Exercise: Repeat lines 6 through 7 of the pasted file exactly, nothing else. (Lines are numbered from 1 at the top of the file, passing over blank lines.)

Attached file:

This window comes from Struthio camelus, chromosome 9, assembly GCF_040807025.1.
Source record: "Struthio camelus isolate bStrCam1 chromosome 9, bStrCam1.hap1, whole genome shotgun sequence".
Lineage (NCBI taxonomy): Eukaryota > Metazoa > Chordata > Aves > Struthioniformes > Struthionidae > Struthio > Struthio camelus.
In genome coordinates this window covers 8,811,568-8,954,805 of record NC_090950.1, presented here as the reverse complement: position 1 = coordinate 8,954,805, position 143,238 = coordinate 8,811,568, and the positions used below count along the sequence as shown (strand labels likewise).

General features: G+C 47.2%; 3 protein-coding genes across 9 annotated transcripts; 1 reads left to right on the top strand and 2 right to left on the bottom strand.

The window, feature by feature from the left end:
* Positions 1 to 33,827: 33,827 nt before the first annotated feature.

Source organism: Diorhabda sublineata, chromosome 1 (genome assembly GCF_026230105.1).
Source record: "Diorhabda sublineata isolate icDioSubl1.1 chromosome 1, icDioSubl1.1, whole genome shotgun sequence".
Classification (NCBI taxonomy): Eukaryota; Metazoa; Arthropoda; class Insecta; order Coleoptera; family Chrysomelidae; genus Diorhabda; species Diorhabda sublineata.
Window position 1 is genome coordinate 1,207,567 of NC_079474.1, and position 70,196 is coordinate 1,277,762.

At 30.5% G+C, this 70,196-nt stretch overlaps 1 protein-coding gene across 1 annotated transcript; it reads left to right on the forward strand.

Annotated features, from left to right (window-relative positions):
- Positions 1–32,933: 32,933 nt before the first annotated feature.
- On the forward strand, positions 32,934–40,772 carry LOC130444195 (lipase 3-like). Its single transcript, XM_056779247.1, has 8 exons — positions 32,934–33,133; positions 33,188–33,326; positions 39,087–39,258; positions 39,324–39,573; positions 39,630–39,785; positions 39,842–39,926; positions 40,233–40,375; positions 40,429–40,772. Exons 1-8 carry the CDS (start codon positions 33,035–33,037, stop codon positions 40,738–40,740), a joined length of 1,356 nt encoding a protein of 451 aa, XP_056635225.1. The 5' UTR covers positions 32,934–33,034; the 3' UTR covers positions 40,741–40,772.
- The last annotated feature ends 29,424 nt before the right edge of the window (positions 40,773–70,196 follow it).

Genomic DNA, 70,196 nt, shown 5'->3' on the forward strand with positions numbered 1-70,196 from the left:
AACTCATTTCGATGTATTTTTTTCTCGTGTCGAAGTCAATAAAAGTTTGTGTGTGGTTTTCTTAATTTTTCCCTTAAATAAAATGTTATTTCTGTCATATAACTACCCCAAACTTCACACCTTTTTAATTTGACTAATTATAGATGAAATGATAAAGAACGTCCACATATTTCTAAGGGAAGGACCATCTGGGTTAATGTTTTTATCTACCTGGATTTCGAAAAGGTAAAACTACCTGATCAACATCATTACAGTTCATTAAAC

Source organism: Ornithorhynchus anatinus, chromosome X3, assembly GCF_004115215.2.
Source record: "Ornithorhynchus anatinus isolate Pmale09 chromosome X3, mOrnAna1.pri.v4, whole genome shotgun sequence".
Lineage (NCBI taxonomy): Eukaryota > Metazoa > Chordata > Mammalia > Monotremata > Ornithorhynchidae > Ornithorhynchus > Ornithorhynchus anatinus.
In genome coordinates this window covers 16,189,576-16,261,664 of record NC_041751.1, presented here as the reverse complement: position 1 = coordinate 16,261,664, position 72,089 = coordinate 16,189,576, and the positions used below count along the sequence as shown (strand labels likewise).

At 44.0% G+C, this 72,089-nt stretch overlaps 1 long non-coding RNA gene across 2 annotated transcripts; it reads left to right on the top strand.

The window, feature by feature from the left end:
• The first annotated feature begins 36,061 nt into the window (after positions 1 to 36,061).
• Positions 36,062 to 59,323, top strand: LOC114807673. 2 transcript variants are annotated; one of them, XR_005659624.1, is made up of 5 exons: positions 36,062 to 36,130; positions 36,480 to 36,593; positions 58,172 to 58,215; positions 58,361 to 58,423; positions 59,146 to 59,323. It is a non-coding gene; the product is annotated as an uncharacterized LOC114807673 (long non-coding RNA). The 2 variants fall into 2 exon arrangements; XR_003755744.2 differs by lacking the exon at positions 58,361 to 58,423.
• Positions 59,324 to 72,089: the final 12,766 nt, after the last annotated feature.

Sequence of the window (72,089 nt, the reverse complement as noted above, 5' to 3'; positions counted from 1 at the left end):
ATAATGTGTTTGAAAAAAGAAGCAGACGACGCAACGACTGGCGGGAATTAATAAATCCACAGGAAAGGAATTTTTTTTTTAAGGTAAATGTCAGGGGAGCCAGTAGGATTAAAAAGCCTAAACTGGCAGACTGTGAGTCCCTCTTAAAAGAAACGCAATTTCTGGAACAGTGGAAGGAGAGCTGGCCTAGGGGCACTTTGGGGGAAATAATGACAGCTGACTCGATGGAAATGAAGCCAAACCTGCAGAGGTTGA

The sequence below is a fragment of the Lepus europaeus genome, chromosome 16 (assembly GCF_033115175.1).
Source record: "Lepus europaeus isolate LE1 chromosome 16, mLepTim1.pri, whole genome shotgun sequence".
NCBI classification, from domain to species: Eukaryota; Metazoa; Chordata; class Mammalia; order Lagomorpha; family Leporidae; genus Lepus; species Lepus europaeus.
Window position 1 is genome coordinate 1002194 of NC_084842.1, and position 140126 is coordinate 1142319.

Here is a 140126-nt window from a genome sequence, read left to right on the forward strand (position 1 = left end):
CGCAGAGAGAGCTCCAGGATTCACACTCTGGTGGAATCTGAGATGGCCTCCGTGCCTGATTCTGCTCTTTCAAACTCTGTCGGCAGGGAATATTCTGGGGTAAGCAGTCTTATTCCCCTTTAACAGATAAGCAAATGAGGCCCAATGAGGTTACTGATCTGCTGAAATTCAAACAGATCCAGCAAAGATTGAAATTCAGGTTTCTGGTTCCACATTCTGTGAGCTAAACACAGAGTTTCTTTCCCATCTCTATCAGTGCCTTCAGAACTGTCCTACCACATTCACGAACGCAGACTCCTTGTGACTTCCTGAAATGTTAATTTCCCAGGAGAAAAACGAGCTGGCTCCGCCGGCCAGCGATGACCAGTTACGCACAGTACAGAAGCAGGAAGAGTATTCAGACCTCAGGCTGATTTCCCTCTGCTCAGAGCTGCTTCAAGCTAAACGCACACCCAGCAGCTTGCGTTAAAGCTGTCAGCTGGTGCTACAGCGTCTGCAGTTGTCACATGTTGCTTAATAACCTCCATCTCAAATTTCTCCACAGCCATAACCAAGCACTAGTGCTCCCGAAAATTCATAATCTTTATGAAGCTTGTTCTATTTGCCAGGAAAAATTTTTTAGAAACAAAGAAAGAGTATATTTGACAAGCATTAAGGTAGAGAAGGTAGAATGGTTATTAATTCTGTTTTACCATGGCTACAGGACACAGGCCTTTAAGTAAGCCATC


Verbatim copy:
The window, feature by feature from the left end:
* Positions 1 to 33,827: 33,827 nt before the first annotated feature.